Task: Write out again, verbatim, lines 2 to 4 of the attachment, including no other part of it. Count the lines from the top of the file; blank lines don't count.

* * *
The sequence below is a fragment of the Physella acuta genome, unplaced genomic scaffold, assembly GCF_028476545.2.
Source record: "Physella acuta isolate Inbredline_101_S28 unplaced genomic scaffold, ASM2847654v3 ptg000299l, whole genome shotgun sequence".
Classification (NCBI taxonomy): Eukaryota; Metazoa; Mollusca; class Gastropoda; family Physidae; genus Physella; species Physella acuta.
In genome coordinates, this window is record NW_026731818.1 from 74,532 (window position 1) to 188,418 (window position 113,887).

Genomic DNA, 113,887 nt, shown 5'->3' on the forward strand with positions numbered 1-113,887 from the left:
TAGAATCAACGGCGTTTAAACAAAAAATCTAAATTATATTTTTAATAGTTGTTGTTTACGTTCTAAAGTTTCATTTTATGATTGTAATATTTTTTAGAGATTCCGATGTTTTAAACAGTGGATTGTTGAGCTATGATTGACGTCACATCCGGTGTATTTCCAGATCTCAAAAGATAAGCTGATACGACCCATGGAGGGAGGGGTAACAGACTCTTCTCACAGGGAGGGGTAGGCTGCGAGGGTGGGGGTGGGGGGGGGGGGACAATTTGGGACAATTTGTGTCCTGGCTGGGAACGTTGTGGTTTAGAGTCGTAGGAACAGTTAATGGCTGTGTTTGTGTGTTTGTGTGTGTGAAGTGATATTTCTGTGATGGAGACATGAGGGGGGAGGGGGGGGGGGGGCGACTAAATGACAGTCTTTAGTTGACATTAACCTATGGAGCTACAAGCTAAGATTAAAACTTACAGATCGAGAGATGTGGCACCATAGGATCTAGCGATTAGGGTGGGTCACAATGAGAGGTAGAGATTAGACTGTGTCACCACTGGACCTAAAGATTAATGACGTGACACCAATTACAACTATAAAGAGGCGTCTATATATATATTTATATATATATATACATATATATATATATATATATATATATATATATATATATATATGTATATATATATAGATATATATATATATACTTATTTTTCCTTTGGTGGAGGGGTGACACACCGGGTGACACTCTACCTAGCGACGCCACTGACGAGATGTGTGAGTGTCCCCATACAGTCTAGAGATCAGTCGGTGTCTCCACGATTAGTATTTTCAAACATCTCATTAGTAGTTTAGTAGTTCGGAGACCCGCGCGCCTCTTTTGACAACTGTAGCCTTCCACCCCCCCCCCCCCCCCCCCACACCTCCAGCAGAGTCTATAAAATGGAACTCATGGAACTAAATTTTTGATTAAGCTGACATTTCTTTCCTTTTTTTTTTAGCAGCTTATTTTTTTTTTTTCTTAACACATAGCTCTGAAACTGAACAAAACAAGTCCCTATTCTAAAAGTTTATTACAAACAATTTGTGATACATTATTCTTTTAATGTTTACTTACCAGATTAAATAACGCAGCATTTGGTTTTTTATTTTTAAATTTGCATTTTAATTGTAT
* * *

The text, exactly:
Source record: "Physella acuta isolate Inbredline_101_S28 unplaced genomic scaffold, ASM2847654v3 ptg000299l, whole genome shotgun sequence".
Classification (NCBI taxonomy): Eukaryota; Metazoa; Mollusca; class Gastropoda; family Physidae; genus Physella; species Physella acuta.
In genome coordinates, this window is record NW_026731818.1 from 74,532 (window position 1) to 188,418 (window position 113,887).